Tips for Thought

When Nature Throws a Tantrum: Navigating Extreme Weather Conditions

The news of heavy rainfall and snowfall across the US reminds us that extreme weather conditions can happen anywhere and anytime. It is crucial to be prepared and stay safe during such events. So let’s go through some guidelines on how to deal with extreme weather and stay safe.

1. Prepare an emergency kit

An emergency kit should include enough food, water, and medication for at least three days. You should also include a battery-powered radio, flashlight, extra batteries, candles, waterproof matches, and a first aid kit. If you have pets, prepare supplies for them as well. Having this kit ready ahead of time will help ensure you’re prepared if disaster strikes. See this emergency battery with radio and torch available on Amazon.

2. Secure your home

Prepare your home before the weather event by securing windows and doors and trimming branches and trees that may fall on your property. Check for leaks and clear gutters to prevent water damage. Have a backup power source ready in case of power outages. See this portable power station sold on Amazon.

3. Know the warning signs 

Keep an eye out for potential signs of an impending snow storm. Pay attention to changes in barometric pressure, unusually calm winds, darkening skies, strange animal behavior, etc. Knowing these warning signs will help you better prepare for bad weather before it hits.

4. Know your risk areas and stay away from flood-prone streets

Be aware of areas prone to flooding or mudslides near your home. If possible, make plans to avoid those areas during heavy rain or storms. If evacuation is necessary due to severe weather conditions, know the best route ahead of time. Keep a handy map showing areas prone to flooding so you can plan accordingly when traveling in bad weather.

Flash floods can occur quickly, so avoid driving or walking through floodwaters. Also, avoid elevated streams, creeks, and other watercourses prone to flash flooding. If caught in a flash flood, move to higher ground immediately.

5. Stay warm and dry

If you are stuck outside during a snowstorm, keep warm and dry. Wear warm clothing and waterproof boots. Cover your head and face to prevent frostbite. Seek shelter if possible.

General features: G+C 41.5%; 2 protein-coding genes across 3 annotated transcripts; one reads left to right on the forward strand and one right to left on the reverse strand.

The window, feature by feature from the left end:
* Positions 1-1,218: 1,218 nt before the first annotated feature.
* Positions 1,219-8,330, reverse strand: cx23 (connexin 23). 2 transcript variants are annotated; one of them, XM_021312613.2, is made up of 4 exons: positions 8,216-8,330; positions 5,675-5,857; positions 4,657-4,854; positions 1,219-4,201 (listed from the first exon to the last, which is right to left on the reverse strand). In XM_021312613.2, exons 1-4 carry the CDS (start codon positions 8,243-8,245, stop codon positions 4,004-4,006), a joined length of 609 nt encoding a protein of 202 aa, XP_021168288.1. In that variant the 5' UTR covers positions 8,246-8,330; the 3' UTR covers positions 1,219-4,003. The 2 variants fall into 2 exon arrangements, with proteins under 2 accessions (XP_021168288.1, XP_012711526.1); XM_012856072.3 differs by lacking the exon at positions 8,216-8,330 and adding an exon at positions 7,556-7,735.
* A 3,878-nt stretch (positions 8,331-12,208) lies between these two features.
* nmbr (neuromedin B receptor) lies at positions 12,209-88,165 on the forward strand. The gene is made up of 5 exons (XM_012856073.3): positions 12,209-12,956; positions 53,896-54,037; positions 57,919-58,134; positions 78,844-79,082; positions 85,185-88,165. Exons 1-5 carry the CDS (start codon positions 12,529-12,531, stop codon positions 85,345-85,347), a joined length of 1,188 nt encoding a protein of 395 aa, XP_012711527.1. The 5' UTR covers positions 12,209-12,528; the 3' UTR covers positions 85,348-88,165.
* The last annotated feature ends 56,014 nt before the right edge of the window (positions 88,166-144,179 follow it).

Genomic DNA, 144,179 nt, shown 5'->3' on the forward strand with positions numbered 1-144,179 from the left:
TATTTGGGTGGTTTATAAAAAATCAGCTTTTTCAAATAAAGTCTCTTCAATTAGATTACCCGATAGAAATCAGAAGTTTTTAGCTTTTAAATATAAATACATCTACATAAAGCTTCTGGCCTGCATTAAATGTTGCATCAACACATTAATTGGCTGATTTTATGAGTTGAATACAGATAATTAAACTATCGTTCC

See what The Centers for Disease Control and Prevention recommends wearing.

6. Avoid driving in hazardous conditions

If you must drive during extreme weather conditions, slow down and keep a safe distance from other vehicles. Use snow tires or chains, and avoid using cruise control. Keep your gas tank full and inform someone about your travel route. Check this traction device available on Amazon.

7. Stay connected with your community

Check on your neighbors, especially those who may need extra assistance, such as the elderly or those with disabilities. Offer help and support wherever possible.

8. Have a communication plan with your family

This is so everyone knows what to do if severe weather occurs. Ensure everyone has access to the contact information of other family members and contacts outside the home who can help during an emergency. Establish designated locations where family members should meet during extreme weather events if necessary.

9. Stay informed and follow directions

Before the extreme weather event, stay informed about the weather updates and advisories issued by local authorities. Monitor local media and monitor the National Weather Service’s alerts and warnings. Pay close attention to local news broadcasts or emergency alerts from local officials such as police or fire departments—instructions they give regarding evacuation orders or notices about potential danger zones in your area caused by storms or floods.

The National Weather Service (NWS) Weather Prediction Center (WPC) uses different levels to classify the severity of a weather event. These levels range from “minor” (level 1) to “catastrophic” (level 5). The exact definitions of these levels vary depending on the type of event. Still, in general, they can be described as follows:

Level I or Minor: This level indicates minor to the moderate impact that could cause some disruption. It is typically associated with small-scale events such as localized flooding or strong winds.

Level II or Moderate: This level indicates a moderate impact that could lead to more severe and widespread disruptions. It generally includes larger-scale events such as hurricanes, tornadoes, and blizzards.

Level III or Significant: This level indicates significant impacts and major disruptions that could cause long-term damage or even death. It encompasses large-scale events such as extreme floods, severe thunderstorms, and severe winter weather systems.

Level IV or Extreme: This level indicates intense impacts with the potential for extreme destruction and loss of life. Events at this level are usually devastating, such as an active hurricane season or a tornado outbreak.

Level V or Catastrophic: This is the highest level and indicates catastrophic impacts that can lead to unprecedented destruction and wide-reaching effects for months or even years after an event. Events at this level include megafloods, massive storms with destructive winds, and nuclear accidents with more significant ramifications outside their immediate area.

Source: Saffir-Simpson Hurricane Scale